Last Wednesday, I emerged from Paddington Station and hopped in a cab. “EYElington, please,” I said. “IZlington, you mean,” said the cabbie. “Oh, right.” Then, after asking how much the approximate cost of the trip wil be, he replied, “Whatever it says on the meter.” Twenty minutes and £23 later, I’m at the Business Design Center in the London borrough of Islington (make that IZlington) for @media 2007 — European Edition.
‘Twas a great conference, of course: 2 days over 2 tracks. Lots of inspirational stuff from talented folks of the internets. A special standout though was Drew McLellan and Simon Collison’s tongue-in-cheek battle, High-Noon Shoot-Out: Design vs. Implementation. When Drew starting passing out picket signs that read “There is no fold!” I believe there was no way to top it for the rest of the show.
My talk could’ve gone better I think, as a few few people even told me afterwards I seemed a bit “off”. Ah well, I blame the jetlag. It was the third time giving this talk, and those times previous I’ve received really positive feedback.
The highlight of the trip, was when Jeremy Keith presented me with a bottle of Pinot Noir (and Joe Clark a carton of cranberry juice), on stage during the Hot Topics panel that closed the conference. The wine was a gift for the word “bulletproof” that graces the title of Jeremy’s excellent book, Bulletproof Ajax. It was a nice wine (the label escapes me now, damn I should’ve written it down) and three of us managed to polish it off over the course of the hour. Naturally, I’m thinking a glass of wine should be sitting next to me during _every_ presentation from here on out.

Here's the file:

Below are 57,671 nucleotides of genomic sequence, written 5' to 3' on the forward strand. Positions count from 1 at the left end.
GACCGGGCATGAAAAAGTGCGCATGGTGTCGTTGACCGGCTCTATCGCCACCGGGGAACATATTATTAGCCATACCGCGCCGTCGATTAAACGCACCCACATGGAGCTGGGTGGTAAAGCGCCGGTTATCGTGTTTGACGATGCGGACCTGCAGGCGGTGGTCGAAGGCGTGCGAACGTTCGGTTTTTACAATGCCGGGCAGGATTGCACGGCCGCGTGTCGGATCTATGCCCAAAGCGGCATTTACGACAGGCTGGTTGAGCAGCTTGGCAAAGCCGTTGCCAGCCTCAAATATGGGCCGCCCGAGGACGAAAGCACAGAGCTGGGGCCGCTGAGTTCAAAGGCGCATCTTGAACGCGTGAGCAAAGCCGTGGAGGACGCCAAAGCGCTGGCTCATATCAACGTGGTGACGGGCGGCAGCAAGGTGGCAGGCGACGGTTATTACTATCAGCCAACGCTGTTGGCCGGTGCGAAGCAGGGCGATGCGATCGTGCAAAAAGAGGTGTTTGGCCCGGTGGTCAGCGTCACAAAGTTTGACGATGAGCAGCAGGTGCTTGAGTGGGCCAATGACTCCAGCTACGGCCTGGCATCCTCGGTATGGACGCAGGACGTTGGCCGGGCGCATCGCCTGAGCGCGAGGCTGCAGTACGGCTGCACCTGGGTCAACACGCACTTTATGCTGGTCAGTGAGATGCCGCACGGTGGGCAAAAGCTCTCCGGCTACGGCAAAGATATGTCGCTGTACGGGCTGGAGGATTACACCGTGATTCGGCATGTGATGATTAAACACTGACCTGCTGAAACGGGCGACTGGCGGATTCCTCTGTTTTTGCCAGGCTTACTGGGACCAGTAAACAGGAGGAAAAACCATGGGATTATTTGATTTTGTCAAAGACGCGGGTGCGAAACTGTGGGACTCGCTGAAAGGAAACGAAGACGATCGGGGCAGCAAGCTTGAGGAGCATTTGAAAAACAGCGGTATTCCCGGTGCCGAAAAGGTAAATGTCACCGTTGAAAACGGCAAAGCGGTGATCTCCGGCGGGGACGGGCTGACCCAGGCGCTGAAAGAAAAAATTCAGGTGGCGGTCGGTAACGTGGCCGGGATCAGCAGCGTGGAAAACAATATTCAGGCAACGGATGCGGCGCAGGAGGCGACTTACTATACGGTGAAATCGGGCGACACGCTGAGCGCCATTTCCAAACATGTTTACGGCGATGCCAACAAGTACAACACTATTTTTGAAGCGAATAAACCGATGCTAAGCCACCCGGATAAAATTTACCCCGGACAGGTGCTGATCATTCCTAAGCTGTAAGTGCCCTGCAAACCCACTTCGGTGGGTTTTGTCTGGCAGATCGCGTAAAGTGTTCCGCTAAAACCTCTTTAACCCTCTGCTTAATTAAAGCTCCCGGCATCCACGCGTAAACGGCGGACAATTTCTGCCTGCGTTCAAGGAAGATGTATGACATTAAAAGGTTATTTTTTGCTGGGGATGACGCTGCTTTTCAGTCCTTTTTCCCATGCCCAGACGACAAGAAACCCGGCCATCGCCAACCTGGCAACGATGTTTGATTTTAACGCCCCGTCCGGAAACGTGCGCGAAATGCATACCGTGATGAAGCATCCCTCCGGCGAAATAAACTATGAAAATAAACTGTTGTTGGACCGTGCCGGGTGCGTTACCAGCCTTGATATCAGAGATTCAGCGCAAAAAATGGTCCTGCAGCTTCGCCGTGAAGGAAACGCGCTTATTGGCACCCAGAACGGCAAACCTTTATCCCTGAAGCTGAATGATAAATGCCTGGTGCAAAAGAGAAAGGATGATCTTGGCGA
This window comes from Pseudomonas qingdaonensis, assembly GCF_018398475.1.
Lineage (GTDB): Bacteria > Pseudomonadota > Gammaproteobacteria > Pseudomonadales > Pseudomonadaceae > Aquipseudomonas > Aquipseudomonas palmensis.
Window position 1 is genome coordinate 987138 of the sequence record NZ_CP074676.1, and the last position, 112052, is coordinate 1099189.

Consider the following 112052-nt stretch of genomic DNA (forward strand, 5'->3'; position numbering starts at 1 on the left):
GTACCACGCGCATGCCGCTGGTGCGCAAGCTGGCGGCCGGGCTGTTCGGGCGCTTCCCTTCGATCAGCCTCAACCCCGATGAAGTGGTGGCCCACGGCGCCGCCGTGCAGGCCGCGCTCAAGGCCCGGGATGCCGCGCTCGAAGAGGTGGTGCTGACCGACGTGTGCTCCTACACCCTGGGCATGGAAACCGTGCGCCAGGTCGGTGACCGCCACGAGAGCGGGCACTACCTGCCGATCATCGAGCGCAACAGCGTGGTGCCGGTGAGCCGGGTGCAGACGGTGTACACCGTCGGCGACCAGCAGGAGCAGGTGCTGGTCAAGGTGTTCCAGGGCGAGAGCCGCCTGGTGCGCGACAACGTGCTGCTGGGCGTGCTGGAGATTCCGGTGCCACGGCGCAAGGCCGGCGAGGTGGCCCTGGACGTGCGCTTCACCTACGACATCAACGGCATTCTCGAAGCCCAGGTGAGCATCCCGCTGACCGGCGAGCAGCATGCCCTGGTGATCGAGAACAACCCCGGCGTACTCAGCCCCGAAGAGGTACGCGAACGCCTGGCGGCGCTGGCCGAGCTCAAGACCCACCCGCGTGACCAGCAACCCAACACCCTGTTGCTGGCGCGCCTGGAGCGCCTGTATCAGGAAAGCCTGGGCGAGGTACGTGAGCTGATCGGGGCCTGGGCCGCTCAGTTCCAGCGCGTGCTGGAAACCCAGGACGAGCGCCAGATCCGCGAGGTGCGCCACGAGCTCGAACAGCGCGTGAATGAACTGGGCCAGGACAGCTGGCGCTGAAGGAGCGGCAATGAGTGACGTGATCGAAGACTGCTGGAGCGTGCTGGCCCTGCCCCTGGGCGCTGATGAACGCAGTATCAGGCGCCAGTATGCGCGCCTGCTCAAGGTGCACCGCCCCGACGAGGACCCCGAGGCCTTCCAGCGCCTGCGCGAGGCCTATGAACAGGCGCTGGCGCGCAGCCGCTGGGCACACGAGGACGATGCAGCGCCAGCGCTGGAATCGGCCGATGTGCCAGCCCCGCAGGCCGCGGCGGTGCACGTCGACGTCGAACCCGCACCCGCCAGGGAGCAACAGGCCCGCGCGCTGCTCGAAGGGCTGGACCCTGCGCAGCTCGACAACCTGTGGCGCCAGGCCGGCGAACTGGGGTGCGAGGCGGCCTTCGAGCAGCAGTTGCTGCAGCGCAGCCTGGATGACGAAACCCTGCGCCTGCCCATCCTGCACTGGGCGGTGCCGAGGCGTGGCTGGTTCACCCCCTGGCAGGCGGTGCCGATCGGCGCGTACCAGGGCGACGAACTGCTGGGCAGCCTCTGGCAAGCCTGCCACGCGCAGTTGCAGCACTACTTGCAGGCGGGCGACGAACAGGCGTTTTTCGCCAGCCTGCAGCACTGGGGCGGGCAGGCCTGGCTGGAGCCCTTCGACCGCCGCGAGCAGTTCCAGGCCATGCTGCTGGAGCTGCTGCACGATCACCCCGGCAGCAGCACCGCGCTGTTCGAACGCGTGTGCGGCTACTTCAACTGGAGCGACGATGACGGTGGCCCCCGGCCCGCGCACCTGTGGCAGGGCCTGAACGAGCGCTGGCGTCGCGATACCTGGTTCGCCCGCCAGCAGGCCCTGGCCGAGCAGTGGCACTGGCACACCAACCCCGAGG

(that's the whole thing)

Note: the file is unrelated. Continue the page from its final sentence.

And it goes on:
Later during the panel, Joe Clark announced that he has retired from his work on web accessbility. He’s done an enormous amount in the field — and his efforts should be applauded. Best of luck with what’s next, Joe. This follows a recent announcement from Molly Holzschlag leaving the web conference circuit. Again, enormous contributions to the field, and an inspiring speaker.
Two weeks prior to England, the whole family was over in San Francisco for @media America, followed by a few days of sightseeing around the Bay Area. This was a smaller, more intimate affair, with a single track over 2 days. But smaller can be a positive thing, and single tracks work when the presenters are top notch. A standout here was Richard Ishida speaking on internationalization — a topic I’m not directly tied to on a daily basis, yet his presentation was entertaining, informative and delivered flawlessly. Be sure to catch him speak.
My talk in SF went fine, although after a brief segment on microformats, I mistakenly said something like “stay tuned for much more on microformats later today. Tantek Çelik presentation is sure to be *less* cohesive than mine”. Laughter erupts, and at the time I wasn’t entirely sure why. I was enjoying the moment. It wasn’t until Tantek (good sport that he is) came up to me afterwards, chuckling. Oopsie.
Note for next trip: toddlers do not appreciate wine tastings.